Saint Kate Milwaukee's Arts Hotel: a sneak peek before opening day

Saint Kate Milwaukee's Arts Hotel: a sneak peek before opening day
Saint Kate getting ready for June 4 opening. Photo: Carole Kuhrt-Brewer

Saint Kate, (139 E. Kilbourn Ave) Milwaukee's exciting new arts hotel is almost ready for its close-up. Here's what we saw, five days prior to opening day--coming June 4.

Part of Milwaukee’s transforming downtown, Saint Kate, named after Saint Catherine, the patron saint of artists will offer an experience unlike any other hotel in the entire through its celebration of the arts.

Marcus Corp. CEO, Greg Marcus (part of the family that created Summerfest and own the Pfister Hotel, Milwaukee Hilton and more) said the redesign of what formerly was the InterContinental Hotel Milwaukee started earlier this year in January.

 Greg Marcus

Greg Marcus

Marcus explains that after doing research on what people want when they travel, he discovered that travelers “don’t just want to get a room, they want an experience.”

The result: Saint Kate--The Arts Hotel.

Milwaukee is on a roll with the 2020 DNC coming to town next July, the new Fiserv Forum, an innovative streetcar system, The Hop that moves visitors and residents in state-of-art streetcars (free the first year), the relaunch of America's Black Holocaust Museum and now a one of a kind arts hotel.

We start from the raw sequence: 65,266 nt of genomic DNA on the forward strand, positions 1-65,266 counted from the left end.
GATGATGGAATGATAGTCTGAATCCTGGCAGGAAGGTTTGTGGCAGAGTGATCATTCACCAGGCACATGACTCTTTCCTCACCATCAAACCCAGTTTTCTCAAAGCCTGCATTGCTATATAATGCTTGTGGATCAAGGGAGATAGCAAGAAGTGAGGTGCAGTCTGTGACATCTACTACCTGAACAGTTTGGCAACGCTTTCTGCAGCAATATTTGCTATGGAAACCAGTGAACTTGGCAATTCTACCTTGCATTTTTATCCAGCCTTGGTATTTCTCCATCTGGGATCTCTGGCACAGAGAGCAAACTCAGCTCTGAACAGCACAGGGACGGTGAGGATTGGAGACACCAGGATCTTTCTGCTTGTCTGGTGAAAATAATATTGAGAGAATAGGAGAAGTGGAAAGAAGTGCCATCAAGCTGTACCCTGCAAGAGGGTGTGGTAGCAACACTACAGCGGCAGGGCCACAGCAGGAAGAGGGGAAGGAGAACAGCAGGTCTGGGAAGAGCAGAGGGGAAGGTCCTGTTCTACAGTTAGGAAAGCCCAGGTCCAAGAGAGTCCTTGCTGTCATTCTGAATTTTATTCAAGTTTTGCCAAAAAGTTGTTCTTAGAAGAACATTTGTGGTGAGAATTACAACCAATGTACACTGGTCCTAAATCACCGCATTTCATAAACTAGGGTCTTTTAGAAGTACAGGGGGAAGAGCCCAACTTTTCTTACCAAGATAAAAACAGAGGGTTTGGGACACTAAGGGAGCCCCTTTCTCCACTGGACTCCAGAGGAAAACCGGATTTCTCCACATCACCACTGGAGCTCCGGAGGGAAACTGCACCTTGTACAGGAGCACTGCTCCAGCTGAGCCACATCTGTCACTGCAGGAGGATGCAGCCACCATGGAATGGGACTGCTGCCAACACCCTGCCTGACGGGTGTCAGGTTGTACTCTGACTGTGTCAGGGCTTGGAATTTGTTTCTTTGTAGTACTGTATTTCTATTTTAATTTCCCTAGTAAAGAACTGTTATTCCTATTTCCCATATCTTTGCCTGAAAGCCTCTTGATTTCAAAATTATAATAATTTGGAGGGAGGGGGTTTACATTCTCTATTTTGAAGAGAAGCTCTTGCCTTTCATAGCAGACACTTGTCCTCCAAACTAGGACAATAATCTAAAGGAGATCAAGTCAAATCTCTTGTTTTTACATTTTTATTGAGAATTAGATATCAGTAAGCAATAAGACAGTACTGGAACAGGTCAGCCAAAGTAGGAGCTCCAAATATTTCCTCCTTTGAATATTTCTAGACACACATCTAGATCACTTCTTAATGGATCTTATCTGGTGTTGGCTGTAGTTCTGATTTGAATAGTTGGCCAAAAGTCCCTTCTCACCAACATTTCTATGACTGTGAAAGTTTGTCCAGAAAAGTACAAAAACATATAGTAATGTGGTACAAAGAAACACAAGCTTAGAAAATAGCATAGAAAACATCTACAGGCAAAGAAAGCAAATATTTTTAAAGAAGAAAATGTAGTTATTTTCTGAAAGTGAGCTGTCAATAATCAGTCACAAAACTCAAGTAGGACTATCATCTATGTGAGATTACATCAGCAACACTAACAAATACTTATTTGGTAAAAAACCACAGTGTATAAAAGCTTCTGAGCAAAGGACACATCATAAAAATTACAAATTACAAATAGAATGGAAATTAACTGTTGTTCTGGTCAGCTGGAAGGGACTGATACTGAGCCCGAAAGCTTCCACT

The arts hotel features a theatre that will present plays, lectures, classes, musical and dance performances along with world-class gallery space; a working Artist-in-Residence studio and event spaces to host rotating exhibitions, screenings, workshops and more.

The Hop.

The Hop.

On the day we were there, construction crews were hustling to put finishing touches on Saint Kate.saintkateconstructionThe art community, the media and other invited guests wait for the highly anticipated  sneak peek tour of the hotel.

The crowd. Photo: Carole Kuhrt-Brewer

The crowd. Photo: Carole Kuhrt-Brewer